Are you having back pain with any of the following?
We understand that you are experiencing one or more of the health issues that might be impacting your back pain.
We recommend that you discuss these health issues with your doctor before proceeding with this program.
Once you are cleared by your doctor to do this program, we hope it helps you find relief from your back pain.
Abnormal vaginal bleeding is common for women of all ages. Bleeding can also come from the uterus and other pelvic organs.
A typical menstrual cycle is between 24 and 35 days long with 4 to 7 days of bleeding. Average blood loss is about 3.5 tablespoons (3 to 4 pads or tampons a day).
You may have light bleeding (spotting) for 1 to 2 days around the middle of your cycle, between periods. Let us know if you:
Treatment depends on the cause of the abnormal bleeding but may include medication, nonsurgical procedures, and surgery.
You may have too heavy or frequent bleeding if:
If you have any of these issues, especially if one continues beyond 2 years from the time you begin menstruating, schedule an appointment.
Call us if you:
Heavy or frequent bleeding has many causes, including the following conditions:
Dysfunctional uterine bleeding (DUB) is irregular bleeding from the uterus. The bleeding can be heavy or light and is usually caused by changes in hormone levels. Sometimes, the ovaries fail to release an egg (anovulation), which may cause unusual bleeding.
We make a diagnosis of DUB after ruling out other causes of the heavy bleeding, such as fibroids, endometriosis, or polyps.
To help us make the correct diagnosis and identify proper treatment, your evaluation may include:
Endometriosis occurs when parts of the lining of the uterus (endometrium) attach to organs outside the uterus in the abdominal area, creating implants. During the menstrual cycle, these implants swell and bleed, which may cause pain and abnormal bleeding.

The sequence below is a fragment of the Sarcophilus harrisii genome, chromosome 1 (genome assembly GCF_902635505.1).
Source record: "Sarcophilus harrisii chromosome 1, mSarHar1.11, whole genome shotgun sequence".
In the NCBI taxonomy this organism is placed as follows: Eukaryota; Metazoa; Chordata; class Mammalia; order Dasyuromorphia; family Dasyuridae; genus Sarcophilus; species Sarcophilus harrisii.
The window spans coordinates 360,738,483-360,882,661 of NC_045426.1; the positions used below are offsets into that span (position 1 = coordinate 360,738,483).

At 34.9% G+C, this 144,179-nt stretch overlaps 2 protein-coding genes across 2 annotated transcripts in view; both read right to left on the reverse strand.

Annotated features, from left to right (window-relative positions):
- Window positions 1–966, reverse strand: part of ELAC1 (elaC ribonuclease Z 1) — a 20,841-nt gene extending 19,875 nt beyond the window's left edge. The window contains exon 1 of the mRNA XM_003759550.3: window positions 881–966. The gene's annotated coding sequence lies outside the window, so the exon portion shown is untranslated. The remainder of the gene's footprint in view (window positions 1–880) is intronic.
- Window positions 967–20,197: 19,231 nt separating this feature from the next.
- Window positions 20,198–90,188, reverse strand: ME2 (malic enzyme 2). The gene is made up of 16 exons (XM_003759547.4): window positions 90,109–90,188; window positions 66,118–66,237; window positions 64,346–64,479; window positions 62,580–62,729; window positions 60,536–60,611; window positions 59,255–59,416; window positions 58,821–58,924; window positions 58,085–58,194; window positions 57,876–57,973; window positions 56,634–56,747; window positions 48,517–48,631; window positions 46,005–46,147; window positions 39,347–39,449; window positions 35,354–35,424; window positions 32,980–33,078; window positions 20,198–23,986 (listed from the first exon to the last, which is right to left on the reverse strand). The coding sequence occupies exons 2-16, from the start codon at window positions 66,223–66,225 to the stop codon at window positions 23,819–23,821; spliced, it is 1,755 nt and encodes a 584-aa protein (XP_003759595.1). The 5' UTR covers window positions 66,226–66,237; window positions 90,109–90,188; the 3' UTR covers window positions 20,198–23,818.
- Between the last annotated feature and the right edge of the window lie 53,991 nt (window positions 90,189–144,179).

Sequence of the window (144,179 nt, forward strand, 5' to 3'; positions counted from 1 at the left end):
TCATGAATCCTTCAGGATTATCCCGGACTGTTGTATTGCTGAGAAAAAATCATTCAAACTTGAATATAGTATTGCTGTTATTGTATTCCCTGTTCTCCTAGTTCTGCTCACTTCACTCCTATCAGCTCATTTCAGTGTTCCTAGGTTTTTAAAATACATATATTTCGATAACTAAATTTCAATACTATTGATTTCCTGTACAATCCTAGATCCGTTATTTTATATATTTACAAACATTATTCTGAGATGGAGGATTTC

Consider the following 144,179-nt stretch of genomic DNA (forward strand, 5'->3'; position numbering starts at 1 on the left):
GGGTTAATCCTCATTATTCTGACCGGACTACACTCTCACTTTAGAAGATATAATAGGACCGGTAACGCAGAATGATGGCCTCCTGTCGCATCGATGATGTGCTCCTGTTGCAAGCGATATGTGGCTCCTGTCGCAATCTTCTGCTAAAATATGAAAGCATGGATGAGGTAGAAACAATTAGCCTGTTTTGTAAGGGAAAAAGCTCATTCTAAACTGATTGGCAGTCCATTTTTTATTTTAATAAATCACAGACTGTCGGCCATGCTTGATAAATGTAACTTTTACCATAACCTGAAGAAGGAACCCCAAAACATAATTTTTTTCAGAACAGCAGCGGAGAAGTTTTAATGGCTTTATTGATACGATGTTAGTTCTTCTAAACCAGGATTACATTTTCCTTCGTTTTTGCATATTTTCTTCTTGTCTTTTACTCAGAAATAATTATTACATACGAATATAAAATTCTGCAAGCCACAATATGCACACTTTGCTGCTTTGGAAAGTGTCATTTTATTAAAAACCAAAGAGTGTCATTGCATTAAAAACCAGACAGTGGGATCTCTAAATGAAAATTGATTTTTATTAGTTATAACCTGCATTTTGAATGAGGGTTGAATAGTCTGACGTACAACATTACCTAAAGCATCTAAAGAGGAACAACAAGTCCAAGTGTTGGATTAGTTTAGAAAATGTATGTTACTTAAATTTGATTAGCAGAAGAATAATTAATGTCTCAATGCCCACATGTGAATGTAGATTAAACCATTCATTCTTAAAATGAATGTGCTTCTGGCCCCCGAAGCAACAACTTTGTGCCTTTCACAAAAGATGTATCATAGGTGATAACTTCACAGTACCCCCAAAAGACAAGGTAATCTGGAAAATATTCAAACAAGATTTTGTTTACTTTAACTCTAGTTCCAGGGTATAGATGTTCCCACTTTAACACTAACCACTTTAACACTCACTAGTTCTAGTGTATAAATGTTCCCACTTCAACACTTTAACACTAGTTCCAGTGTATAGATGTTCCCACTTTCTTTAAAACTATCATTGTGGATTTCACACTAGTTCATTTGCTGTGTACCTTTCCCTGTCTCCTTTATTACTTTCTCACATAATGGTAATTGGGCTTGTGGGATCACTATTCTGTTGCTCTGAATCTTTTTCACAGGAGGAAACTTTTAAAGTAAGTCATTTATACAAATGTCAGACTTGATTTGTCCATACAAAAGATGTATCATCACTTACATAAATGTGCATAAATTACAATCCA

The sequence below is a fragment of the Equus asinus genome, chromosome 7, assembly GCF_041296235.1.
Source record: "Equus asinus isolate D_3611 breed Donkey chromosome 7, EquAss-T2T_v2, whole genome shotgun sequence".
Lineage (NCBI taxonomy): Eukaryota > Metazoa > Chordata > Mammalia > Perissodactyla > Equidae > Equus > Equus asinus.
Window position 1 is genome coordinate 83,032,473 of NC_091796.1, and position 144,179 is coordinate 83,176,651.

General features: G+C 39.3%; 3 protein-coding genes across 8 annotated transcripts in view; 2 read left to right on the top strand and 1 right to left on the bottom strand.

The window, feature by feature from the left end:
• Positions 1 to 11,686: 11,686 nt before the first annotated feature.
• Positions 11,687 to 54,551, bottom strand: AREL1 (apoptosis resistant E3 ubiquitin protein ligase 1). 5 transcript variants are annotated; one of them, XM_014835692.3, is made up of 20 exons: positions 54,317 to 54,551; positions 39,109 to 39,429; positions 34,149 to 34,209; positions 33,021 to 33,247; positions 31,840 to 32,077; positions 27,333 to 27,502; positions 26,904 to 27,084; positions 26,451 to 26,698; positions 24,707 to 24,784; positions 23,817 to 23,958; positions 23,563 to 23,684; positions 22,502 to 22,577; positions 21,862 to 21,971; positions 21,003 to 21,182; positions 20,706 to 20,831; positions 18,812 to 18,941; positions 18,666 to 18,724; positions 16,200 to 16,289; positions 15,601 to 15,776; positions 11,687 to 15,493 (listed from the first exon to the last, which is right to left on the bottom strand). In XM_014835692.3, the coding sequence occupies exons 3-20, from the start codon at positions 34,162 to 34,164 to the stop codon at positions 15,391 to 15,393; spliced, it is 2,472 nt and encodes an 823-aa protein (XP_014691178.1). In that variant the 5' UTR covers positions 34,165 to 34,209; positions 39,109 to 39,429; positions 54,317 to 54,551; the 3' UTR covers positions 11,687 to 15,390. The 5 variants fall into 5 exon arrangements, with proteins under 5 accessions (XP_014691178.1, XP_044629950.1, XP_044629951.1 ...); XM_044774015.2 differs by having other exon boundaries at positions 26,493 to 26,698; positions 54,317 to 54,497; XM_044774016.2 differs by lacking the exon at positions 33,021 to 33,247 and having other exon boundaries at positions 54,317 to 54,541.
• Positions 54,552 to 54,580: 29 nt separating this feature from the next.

Treatment for endometriosis usually includes medications and/or surgery to remove the implants.
Adenomyosis occurs when the lining of the uterus grows into the muscle layer of the uterus. It can cause:
Most women do not need treatment for adenomyosis unless it is causing a lot of pain or bleeding. Treatments may include medications and surgery.
Bleeding disorders may cause heavy periods, starting with your first periods in adolescence. Bleeding disorders may reflect certain hereditary conditions:
If we suspect these conditions, we may order blood tests. Treatment depends on diagnosis and the severity of your symptoms.
Light or infrequent bleeding may be caused by one of the following conditions:
These are the most common cause of irregular and infrequent periods. Ovulation occurs when your ovary releases an egg.
Polycystic ovary syndrome (PCOS) is the most common ovulation disorder. When your hormones (estrogen and progesterone) are out of balance, you can develop small cysts in your ovaries and have irregular periods. Treatment focuses on balancing hormone levels. For more information, see PCOS.
Dysfunctional uterine bleeding (DUB) is due to hormone irregularities that affect ovulation and cause irregular bleeding.
We diagnose DUB after ruling out other causes of irregular bleeding, such as PCOS, fibroids, or polyps.
Stress can cause irregular bleeding or missed periods. Travel, relationships, family problems, and work issues can all cause stress.
Too little body fat may prevent your ovary from releasing an egg. If you do not ovulate, you may not have a period. This happens more often in women who are intense athletes, gymnasts, or ballet dancers.
Eating disorders (anorexia and bulimia) and malabsortion disorders like celiac sprue, Crohn’s disease, or ulcerative colitis can interfere with ovulation and stop menstrual cycles.
Too much body fat may also cause irregular bleeding. Sudden weight gain or weight loss may also affect normal menstrual cycle bleeding.
In some cases, unusual bleeding is caused by a growth on or near the uterus or cervix.
Uterine fibroids are noncancerous growths in the wall of the uterus. Fibroids:
You may not have any symptoms with fibroids. However, they can cause:
When you do not have associated pain, the only sign of fibroids may be abnormal bleeding.
If your symptoms are severe, treatments could include medication, nonsurgical procedures, or surgery.